Ziyal also indicated that Turkey’s other concern about Iran was the same as the US’: the Tehran regime’s support for terrorist groups.
The US is concerned with Iran’s financial and logistic support for such terrorist groups as Hamas and Islamic Jihad. Turkey is also concerned about KADEK’s activities in Iran. Although the Iranians seem to be working to fight the PKK, it hasn’t yet recognized PKK successor KADEK as a terrorist organization. However, intelligence reports show that most of the components of the PKK-KADEK are still active in Iran. Common concerns about these two issues are creating a rapprochement between Turkey and the US.”
 AND THE CYPRUS ISSUE… BY ETYEN MAHCUPYAN (ZAMAN)Columnist Etyen Mahcupyan writes on Turkey’s way of dealing with the Cyprus issue. A summary of his column is as follows:
“No doubt the Cyprus issue constitutes the most intense case of a Turkey trapped between the East and the West, its own past and future, and most of all between fantasy and reality, for this long-standing problem threatens an identity dilemma for the republican regime.
Today the Turkish state stands face-to-face with four most agonizing conundrums, each of which has its own historical adventures. Of these four, the non-Muslim and Kurdish issues could, in the final analysis, be defused through an overwhelmingly vigorous Turkish nationalism and thus be left out a possible identity crisis. Apparently, these people are not ‘Turks,’ and thus pose no grave threat to the perceived integrity of Turkish identity. Tensions between the state and Islamic sectors are ‘settled’ by the former appealing to secularism. The presence of a pious swathe of society doesn’t bother the state, as this group is itself left out of the secular republic’s ‘citizen imagination,’ and thus does not endanger the state in terms of identity. However, the case of Northern Cyprus is quite different and far more challenging, as half of its population is composed of Turks who emigrated to the island from Turkey after 1974. Therefore, they are expected to be secularists and Turkish nationalists, and to side with the state on the Cyprus problem. A contrary stance, especially when it’s openly demonstrated by taking to the streets and is backed by a firm opposition, which turns Turkey’s stomach.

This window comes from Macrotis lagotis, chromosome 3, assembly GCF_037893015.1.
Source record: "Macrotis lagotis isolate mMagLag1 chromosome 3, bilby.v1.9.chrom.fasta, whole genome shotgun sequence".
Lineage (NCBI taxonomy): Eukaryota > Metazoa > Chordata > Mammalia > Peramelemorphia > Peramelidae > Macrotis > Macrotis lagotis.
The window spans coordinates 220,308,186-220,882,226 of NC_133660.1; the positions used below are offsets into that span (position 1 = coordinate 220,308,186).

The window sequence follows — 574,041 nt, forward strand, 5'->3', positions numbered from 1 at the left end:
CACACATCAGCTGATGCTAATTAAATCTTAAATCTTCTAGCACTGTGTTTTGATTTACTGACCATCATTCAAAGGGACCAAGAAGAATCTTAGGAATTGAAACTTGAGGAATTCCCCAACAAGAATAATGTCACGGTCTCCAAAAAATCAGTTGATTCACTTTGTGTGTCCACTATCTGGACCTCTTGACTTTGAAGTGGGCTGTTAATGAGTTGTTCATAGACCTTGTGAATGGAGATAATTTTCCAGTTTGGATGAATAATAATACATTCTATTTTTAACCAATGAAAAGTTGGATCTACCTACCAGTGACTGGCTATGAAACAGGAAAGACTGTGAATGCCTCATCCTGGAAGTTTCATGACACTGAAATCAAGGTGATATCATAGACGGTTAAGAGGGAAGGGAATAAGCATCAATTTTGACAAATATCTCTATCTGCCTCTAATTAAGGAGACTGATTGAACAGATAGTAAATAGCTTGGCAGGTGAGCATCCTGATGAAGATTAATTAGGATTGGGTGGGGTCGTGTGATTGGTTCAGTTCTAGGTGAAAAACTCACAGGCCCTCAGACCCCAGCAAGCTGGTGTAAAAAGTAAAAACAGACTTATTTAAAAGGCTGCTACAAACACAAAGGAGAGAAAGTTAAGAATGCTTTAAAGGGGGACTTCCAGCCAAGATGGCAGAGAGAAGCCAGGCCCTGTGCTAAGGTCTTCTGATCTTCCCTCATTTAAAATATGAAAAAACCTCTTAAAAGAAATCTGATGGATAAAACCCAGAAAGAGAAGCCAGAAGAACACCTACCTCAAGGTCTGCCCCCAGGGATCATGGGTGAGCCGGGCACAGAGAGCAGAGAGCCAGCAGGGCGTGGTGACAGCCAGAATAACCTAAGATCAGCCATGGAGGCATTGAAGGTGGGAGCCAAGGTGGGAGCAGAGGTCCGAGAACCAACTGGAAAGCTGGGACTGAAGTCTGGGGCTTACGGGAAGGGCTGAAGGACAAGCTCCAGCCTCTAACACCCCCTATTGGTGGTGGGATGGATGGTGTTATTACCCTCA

Neither the rhetoric nor the administrative tools of the state are up to facing this problem in a democratic fashion. That’s why, in spite of the government’s recent compromising attitude on the issue, the state is trying to use a nationalist mentality to paper over the already tattered relations between itself and the Turkish Cypriots. In so doing, the state is trying to stave off an identity dissolution it finds itself unable to cope with for the sake of a more ‘sublime and sacred’ nationalist cause. The recipe is simple: Identification and homogenization of the interests of Northern Cyprus and those of Turkey. Thus the state kills two birds with one stone. The first is that a transition from the interests of the state to those of the people becomes possible, thus unifying the interests of the Turks of both Turkey and Northern Cyprus. And secondly, in this unification, because it has ‘unquestionable’ reference to nationalism, ‘Turkish’ identity becomes prior to the concrete demands of the Turkish citizens. The more the mainland asserts its nationalism, the harsher becomes the conflict between the Turkish Cypriots and the imagined Turkish identity of Turkey itself.”